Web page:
Writing 101 prompt – Day 11: Tell us about the home where you lived when you were twelve. Which town, city, or country? Was it a house or an apartment? A boarding school or foster home? An airstream or an RV? Who lived there with you? Today’s twist: pay attention to your sentence lengths and use short, medium, and long sentences as you compose your response about the home you lived in when you were twelve.
Going back to when I was twelve years old. Now that’s a heartwarming, skin-tingling thought. Year 1995 to be exact. City was the ever beautiful and rustic, Quetta (Pakistan). We were in the Army cantonment, the famous Command and Staff College. A hub of Pakistan army’s most brilliant minds at work. Our street name – Sahibzad Gul Road, named after a prominent Army general. It was the fanciest name I had ever heard. Our house was huge with an untamed, unfenced lawn that spread out towards the back and on to vast spans of land.A long winded driveway extended from the front gate to the house entrance. Outside the house was breathtaking. Architecture was in fact from the British ruling days. Inside, it was a different story.
My mom almost cried when she entered the house for the first time. It was the most rundown house on the street. I wasn’t too bothered with its rickety condition. I had other things to worry about. Making Friends. Who was to know! I was to make my closest and oldest friends there. A few of my bestest (this just says it so much better!) friends to date are the ones I made in Quetta. We didn’t have or need the term BFF back then. We had the real thing.
We were adaptable folk. All army families had to be. No two ways about that. One year you were indulging yourself in a developed country playing double dutch, eating ice cream sandwiches and prancing about in Disney Land. The next year it was a remote but heavenly city of Pakistan called Skardu, where bare necessities were hard to come by. When you’ve had an ugly coal heater resembling a 1950’s space shuttle, with a huge pipe placed at the dead center of your bedroom, you can’t possibly complain about anything. Ever. So the house in Quetta was not a big deal. We quickly fell in love with its twisted architecture, its sky-kissed ceilings and its cold concrete that went on to give us the warmest and most loving years of our lives.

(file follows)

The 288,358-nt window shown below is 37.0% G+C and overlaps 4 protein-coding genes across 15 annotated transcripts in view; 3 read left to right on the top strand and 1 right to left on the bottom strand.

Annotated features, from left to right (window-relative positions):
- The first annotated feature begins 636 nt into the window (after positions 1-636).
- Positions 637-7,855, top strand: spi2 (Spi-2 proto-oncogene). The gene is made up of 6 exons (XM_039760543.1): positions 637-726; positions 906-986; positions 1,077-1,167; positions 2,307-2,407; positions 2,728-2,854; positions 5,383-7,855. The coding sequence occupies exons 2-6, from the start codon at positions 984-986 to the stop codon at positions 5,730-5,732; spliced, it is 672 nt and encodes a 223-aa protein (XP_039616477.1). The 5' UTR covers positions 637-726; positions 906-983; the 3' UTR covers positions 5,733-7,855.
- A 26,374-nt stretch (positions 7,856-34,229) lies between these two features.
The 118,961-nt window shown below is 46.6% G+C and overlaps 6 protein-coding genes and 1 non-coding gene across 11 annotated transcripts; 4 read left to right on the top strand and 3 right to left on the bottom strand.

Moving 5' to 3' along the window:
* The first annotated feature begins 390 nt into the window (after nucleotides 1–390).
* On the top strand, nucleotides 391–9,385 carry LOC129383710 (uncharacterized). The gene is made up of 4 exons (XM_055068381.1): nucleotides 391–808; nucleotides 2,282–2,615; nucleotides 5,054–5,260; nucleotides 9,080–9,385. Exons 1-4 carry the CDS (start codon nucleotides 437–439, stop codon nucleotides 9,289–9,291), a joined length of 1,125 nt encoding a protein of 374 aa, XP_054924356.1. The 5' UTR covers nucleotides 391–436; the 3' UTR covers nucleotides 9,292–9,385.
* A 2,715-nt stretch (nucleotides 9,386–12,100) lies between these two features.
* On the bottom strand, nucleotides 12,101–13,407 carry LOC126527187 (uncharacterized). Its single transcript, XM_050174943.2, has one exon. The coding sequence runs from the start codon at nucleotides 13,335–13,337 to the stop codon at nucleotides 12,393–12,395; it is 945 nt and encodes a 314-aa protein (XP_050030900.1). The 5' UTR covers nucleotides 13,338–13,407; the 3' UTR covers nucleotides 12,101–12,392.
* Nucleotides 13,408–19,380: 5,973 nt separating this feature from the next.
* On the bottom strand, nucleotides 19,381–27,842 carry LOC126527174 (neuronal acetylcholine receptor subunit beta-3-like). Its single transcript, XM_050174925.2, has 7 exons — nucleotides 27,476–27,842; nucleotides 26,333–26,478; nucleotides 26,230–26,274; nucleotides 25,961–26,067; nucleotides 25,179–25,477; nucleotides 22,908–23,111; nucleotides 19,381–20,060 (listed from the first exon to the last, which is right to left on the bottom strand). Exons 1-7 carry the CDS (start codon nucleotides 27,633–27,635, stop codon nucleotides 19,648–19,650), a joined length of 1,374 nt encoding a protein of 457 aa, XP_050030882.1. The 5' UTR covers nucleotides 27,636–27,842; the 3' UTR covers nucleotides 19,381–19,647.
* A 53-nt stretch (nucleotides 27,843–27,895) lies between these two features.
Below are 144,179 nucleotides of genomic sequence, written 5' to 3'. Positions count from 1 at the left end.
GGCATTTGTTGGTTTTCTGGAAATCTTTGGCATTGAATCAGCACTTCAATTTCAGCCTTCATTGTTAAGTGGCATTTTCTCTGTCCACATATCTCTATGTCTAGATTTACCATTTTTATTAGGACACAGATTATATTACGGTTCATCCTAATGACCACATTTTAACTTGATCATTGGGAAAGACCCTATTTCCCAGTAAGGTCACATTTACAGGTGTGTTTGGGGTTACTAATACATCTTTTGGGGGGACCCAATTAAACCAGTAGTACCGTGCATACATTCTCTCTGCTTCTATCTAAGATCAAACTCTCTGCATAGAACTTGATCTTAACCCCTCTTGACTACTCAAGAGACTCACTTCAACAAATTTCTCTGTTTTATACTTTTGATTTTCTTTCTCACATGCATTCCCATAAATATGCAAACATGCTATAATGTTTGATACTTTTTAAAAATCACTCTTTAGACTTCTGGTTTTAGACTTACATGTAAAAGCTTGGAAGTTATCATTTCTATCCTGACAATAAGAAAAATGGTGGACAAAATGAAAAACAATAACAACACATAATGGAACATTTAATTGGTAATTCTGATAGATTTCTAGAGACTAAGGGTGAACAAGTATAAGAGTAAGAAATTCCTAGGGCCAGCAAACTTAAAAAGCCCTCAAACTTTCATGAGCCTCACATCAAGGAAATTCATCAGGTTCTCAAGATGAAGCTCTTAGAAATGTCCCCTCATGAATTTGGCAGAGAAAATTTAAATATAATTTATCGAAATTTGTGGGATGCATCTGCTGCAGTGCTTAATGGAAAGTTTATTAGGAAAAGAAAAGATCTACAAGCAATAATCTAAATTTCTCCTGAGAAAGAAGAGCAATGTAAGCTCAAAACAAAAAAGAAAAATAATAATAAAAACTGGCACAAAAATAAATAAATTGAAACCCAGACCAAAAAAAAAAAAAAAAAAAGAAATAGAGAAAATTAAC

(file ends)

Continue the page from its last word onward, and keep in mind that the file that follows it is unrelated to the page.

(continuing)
Life inside the cantonment had everything a child would want. And more. Our school (Iqra Army Public school) was in a league of its own – years ahead of its time in our country. We had music classes, sports like softball, netball, badminton, tennis, athletics; cultural and dramatic activities; field trips. Our principal, Sir James Last was Australian. I still remember his hawk-like gaze that was enough to keep everything and everyone in line. Outside school we had an equally exciting life. Riding. Swimming. Sailing. Marathons. Hiking adventures. Cycling. Huge birthday parties. Playing in the streets till sunset. No one cared where we were off exploring or playing because that’s how safe it all was. Studying was there somewhere I think, hidden beneath piles of FUN. Army life in cantonments is essentially a social setup that involves a lot of family gatherings, excursions and events. So when the children weren’t creating havoc on the streets, we were spending quality time with our families.
An endless vacation. The adventure never stopped. Never ever.
Feelings of love, anger, hope, fantasy, thrill, pride, competition; all slowly seeped into my existence and I didn’t even know it. All that exposure played a huge role in shaping the person I am today. I could write an entire book on this. The friends I made, the people I met, everything that I learned. But this will have to do for now. Oh how I love you Quetta….